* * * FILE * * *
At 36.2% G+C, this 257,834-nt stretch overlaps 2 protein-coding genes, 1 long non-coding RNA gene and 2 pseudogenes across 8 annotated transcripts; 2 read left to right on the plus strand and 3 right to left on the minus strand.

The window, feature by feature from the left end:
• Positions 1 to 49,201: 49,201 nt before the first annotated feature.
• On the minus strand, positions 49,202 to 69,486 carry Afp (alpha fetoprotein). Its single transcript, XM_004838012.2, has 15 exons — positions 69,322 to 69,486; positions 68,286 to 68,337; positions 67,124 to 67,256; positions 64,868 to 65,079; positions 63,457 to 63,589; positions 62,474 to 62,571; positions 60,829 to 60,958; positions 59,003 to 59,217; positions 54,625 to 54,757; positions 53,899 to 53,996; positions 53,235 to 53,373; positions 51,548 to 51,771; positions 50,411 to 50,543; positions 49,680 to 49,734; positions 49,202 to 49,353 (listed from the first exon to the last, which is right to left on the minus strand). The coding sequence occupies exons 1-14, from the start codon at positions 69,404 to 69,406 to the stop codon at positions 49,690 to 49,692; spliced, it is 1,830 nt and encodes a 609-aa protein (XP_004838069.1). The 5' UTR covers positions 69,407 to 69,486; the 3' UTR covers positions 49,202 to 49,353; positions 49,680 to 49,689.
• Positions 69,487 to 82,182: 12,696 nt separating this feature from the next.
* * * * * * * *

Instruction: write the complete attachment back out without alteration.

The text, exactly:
At 36.2% G+C, this 257,834-nt stretch overlaps 2 protein-coding genes, 1 long non-coding RNA gene and 2 pseudogenes across 8 annotated transcripts; 2 read left to right on the plus strand and 3 right to left on the minus strand.

The window, feature by feature from the left end:
• Positions 1 to 49,201: 49,201 nt before the first annotated feature.
• On the minus strand, positions 49,202 to 69,486 carry Afp (alpha fetoprotein). Its single transcript, XM_004838012.2, has 15 exons — positions 69,322 to 69,486; positions 68,286 to 68,337; positions 67,124 to 67,256; positions 64,868 to 65,079; positions 63,457 to 63,589; positions 62,474 to 62,571; positions 60,829 to 60,958; positions 59,003 to 59,217; positions 54,625 to 54,757; positions 53,899 to 53,996; positions 53,235 to 53,373; positions 51,548 to 51,771; positions 50,411 to 50,543; positions 49,680 to 49,734; positions 49,202 to 49,353 (listed from the first exon to the last, which is right to left on the minus strand). The coding sequence occupies exons 1-14, from the start codon at positions 69,404 to 69,406 to the stop codon at positions 49,690 to 49,692; spliced, it is 1,830 nt and encodes a 609-aa protein (XP_004838069.1). The 5' UTR covers positions 69,407 to 69,486; the 3' UTR covers positions 49,202 to 49,353; positions 49,680 to 49,689.
• Positions 69,487 to 82,182: 12,696 nt separating this feature from the next.